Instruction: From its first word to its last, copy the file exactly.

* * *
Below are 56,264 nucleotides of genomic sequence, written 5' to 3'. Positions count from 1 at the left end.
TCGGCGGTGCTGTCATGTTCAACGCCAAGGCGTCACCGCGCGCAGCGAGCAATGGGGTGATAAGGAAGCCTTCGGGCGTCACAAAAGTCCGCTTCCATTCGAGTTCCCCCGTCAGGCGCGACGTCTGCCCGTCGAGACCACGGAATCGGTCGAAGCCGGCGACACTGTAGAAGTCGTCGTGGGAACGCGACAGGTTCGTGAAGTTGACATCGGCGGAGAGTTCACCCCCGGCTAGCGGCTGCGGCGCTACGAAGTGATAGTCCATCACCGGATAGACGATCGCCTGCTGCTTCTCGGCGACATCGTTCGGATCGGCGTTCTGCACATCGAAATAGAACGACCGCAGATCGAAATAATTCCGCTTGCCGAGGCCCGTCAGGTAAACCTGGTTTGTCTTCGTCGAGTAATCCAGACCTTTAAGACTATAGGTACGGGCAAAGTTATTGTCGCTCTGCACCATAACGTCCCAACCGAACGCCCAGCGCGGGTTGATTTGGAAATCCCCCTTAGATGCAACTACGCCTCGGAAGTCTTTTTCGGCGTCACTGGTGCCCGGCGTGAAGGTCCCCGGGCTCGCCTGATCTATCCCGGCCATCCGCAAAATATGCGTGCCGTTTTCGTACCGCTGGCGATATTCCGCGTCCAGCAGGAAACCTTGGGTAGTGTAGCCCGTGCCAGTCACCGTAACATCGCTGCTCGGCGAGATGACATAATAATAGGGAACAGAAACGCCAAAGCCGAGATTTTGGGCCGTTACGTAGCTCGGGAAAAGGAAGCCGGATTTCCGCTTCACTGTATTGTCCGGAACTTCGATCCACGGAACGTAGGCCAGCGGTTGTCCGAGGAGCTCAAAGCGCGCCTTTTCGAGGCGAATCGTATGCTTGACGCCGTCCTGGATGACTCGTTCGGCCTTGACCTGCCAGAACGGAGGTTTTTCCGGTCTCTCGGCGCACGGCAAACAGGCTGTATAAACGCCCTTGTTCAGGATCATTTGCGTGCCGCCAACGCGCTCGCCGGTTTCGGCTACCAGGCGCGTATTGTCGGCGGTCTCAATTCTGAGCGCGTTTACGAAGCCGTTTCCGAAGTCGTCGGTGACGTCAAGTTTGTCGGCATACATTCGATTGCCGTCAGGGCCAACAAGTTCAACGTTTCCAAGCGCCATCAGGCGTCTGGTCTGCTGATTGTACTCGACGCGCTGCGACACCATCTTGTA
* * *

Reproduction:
Below are 56,264 nucleotides of genomic sequence, written 5' to 3'. Positions count from 1 at the left end.
TCGGCGGTGCTGTCATGTTCAACGCCAAGGCGTCACCGCGCGCAGCGAGCAATGGGGTGATAAGGAAGCCTTCGGGCGTCACAAAAGTCCGCTTCCATTCGAGTTCCCCCGTCAGGCGCGACGTCTGCCCGTCGAGACCACGGAATCGGTCGAAGCCGGCGACACTGTAGAAGTCGTCGTGGGAACGCGACAGGTTCGTGAAGTTGACATCGGCGGAGAGTTCACCCCCGGCTAGCGGCTGCGGCGCTACGAAGTGATAGTCCATCACCGGATAGACGATCGCCTGCTGCTTCTCGGCGACATCGTTCGGATCGGCGTTCTGCACATCGAAATAGAACGACCGCAGATCGAAATAATTCCGCTTGCCGAGGCCCGTCAGGTAAACCTGGTTTGTCTTCGTCGAGTAATCCAGACCTTTAAGACTATAGGTACGGGCAAAGTTATTGTCGCTCTGCACCATAACGTCCCAACCGAACGCCCAGCGCGGGTTGATTTGGAAATCCCCCTTAGATGCAACTACGCCTCGGAAGTCTTTTTCGGCGTCACTGGTGCCCGGCGTGAAGGTCCCCGGGCTCGCCTGATCTATCCCGGCCATCCGCAAAATATGCGTGCCGTTTTCGTACCGCTGGCGATATTCCGCGTCCAGCAGGAAACCTTGGGTAGTGTAGCCCGTGCCAGTCACCGTAACATCGCTGCTCGGCGAGATGACATAATAATAGGGAACAGAAACGCCAAAGCCGAGATTTTGGGCCGTTACGTAGCTCGGGAAAAGGAAGCCGGATTTCCGCTTCACTGTATTGTCCGGAACTTCGATCCACGGAACGTAGGCCAGCGGTTGTCCGAGGAGCTCAAAGCGCGCCTTTTCGAGGCGAATCGTATGCTTGACGCCGTCCTGGATGACTCGTTCGGCCTTGACCTGCCAGAACGGAGGTTTTTCCGGTCTCTCGGCGCACGGCAAACAGGCTGTATAAACGCCCTTGTTCAGGATCATTTGCGTGCCGCCAACGCGCTCGCCGGTTTCGGCTACCAGGCGCGTATTGTCGGCGGTCTCAATTCTGAGCGCGTTTACGAAGCCGTTTCCGAAGTCGTCGGTGACGTCAAGTTTGTCGGCATACATTCGATTGCCGTCAGGGCCAACAAGTTCAACGTTTCCAAGCGCCATCAGGCGTCTGGTCTGCTGATTGTACTCGACGCGCTGCGACACCATCTTGTA